Recent reports are that MLS has budged on the salary cap, agreeing to increase the cap from $2.3 million to $2.6 million in the new agreement.  That concession will help address a primary union concern, that certain of the league’s players are badly underpaid, making as little as $12,000 a year.  While an additional $300,000 to spend on salaries will have a modest effect on the average player salary, the league can persuasively argue that, unlike certain other American sports, professional soccer is not yet profitable enough to warrant a higher wealth distribution to players.

The 24th Minute blog also reports that the league has compromised to some extent on the issue of guaranteed contracts for players.  MLS’s ability to cut underperforming players who are still under contract has helped to keep the league’s labor costs down, but has also led to dissatisfaction among players who naturally desire increased stability in their employment contracts.

These concessions, however, do not ultimately resolve the real dispute between MLS and the players union — players’ ability to move freely among MLS teams after their contracts have expired.  Under the present system, because every MLS player contracts with the league, rather than an individual team, out-of-contract players require the league’s consent (i.e. through a trade) to play for a different MLS club after their contracts are up.  This system prevents teams from bidding for “free agent” players and thus drives down salaries considerably.  It is unsurprising that implementing free agency in MLS sits at the top of the players’ list of demands in the collective bargaining process. Read More…

Posted by: stan chelney | February 13, 2010

Landon Donovan’s Contract Conundrum

Landon Donovan is the most accomplished US international in history.  He is the leader of the U.S. National Team and the single greatest factor behind American success or failure in South Africa 2010.  He is also the best player in Major League Soccer not named David Beckham (and maybe outright).

It should surprise no one, therefore, that Donovan’s loan to Everton is proving just how our of place Landon has been in MLS from a pure soccer talent standpoint.  In just six games for the Toffees, Donovan has established himself as an effective and dangerous Premier League midfielder.  It is no coincidence that Donovan’s insertion into the starting eleven at Everton has sparked a run of good form for the club which has included wins over Manchester City, Wigan Athletic, Sunderland, and most recently, league leaders Chelesea, whom Everton had not beaten in ten years.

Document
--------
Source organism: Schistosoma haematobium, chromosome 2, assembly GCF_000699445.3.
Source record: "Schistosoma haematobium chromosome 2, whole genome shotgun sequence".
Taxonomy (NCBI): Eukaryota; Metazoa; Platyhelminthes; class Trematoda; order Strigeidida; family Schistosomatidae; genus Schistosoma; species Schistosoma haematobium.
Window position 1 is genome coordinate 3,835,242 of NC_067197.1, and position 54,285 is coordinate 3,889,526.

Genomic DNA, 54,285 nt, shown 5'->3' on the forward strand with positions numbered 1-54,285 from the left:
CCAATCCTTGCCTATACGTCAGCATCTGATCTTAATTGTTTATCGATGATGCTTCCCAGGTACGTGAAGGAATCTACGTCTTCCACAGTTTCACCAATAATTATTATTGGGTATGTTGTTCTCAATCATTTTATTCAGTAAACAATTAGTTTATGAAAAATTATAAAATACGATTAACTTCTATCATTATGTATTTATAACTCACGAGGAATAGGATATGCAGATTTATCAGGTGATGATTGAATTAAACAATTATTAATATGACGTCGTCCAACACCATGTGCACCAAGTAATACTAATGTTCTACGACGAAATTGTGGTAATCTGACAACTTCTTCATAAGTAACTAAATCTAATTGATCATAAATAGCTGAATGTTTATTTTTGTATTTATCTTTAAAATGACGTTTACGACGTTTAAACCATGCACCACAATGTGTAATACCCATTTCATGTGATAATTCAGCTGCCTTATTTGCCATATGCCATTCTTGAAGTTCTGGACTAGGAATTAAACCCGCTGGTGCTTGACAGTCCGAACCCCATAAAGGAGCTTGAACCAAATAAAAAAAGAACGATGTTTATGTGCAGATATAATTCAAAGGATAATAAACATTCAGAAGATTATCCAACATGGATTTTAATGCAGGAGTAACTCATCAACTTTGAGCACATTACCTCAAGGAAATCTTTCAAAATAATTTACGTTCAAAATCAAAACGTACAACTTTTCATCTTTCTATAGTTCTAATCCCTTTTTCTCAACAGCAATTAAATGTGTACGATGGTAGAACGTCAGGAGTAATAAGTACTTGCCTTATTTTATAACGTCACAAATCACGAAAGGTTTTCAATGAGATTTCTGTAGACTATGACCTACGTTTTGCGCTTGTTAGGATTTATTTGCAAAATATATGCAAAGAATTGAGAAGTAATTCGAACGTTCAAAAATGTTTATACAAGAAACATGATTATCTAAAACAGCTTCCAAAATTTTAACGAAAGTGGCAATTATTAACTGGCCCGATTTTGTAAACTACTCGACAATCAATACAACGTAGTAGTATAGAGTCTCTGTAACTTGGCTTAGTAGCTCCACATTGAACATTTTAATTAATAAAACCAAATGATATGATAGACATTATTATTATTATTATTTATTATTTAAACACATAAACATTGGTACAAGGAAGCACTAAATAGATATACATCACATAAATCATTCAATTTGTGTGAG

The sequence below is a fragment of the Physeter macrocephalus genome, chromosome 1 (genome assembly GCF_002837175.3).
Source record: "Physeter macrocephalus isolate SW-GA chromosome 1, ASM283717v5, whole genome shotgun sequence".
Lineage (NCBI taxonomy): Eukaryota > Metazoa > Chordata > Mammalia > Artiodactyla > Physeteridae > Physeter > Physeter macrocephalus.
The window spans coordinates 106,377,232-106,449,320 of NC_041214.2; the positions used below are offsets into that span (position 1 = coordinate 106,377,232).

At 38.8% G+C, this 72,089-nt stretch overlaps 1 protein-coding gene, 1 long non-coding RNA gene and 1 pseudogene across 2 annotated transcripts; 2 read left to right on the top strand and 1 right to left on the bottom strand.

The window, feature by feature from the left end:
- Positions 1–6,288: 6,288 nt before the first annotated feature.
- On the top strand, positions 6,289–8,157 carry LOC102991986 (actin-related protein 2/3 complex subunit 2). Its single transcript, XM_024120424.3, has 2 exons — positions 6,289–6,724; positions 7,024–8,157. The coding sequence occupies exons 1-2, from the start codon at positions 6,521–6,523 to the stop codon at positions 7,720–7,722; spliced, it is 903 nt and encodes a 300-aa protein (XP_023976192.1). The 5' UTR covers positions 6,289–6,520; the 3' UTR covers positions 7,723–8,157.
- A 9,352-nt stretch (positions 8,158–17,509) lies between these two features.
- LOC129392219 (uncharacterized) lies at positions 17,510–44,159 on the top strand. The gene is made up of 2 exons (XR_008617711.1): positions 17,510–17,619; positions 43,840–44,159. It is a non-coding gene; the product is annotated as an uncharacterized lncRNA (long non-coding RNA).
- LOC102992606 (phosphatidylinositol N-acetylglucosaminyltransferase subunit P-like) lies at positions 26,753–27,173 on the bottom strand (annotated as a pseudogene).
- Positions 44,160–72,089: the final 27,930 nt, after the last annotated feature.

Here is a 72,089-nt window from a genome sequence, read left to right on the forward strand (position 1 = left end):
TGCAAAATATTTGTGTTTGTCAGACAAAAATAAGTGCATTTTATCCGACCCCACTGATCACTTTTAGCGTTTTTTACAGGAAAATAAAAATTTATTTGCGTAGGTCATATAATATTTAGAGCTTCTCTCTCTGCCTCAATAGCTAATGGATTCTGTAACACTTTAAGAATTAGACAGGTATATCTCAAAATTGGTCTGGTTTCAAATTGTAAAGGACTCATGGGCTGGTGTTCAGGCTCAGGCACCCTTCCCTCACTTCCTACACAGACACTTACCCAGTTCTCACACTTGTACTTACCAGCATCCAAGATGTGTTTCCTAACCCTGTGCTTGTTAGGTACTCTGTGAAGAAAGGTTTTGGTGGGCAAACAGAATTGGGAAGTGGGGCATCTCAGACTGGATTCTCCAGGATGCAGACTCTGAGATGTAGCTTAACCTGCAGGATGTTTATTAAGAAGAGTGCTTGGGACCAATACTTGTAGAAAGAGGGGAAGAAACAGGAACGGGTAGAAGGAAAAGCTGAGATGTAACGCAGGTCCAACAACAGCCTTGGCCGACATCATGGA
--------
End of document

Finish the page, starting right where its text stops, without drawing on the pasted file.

From a pure soccer standpoint, there is no question that Donovan belongs in a top flight league such as the Premiership. At 27 years old, Donovan is in the prime of his career and he will continue to develop only when consistently competing against the best players in the world.  Staying at Everton beyond the term of his current loan makes sense for Donovan’s career (not to mention the US National Team’s prospects at the World Cup and beyond); returning to MLS’s L.A. Galaxy, in economics terms, would not optimize Donovan’s soccer utility.

The complication, of course, is that Donovan recently signed a contract with MLS to stay with the Galaxy for the next four years.  While the full terms of that agreement are not disclosed, it has been widely reported that Donovan’s representatives anticipated the possibility of a full-time transfer to Europe and negotiated a buy-out clause into the contract, meaning that Donovan would be free to sign with another club so long as a minimum transfer fee were paid.  Exactly how high is the transfer price in Donovan’s contract?  No one seems to know. Read More…

Togo’s Football Federation filed an appeal on February 12 with the Court of Arbitration for Sport (CAS) challenging its suspension from the next two African Cup of Nations tournaments, which was imposed after Togo elected to abruptly withdraw from this year’s tournament following a fatal terrorist attack on its team bus last month.

On January 8, Togo’s team bus was ambushed by Northern Angolan rebels, killing three people and injuring six others.  The team, which features Manchester City star Emmanuel Adebayor, was en route to its training facility in preparation for the start of the tournament when the separatist gang opened machine gun fire on the bus.  Adebayor was unharmed in the attacks.

Clearly shaken, the Togolese players first determined that they could not continue with the tournament, but reconsidered in the next several days, stating that they would play.  It was then that the Togo government ordered the team to come home.   In response to the nationalist intervention, the African Football Confederation (CAF), levied a $50,000 fine on the nation and banned it from the next two African Cup of Nations tournaments.  The CAF explained: “The players publicly expressed their willingness to return to the Nations Cup to compete. But the Togo government decided to call back their national team.”  The CAF highlighted in its ruling that “There was an interference by the Togolese government, and that we can not accept.” Read More…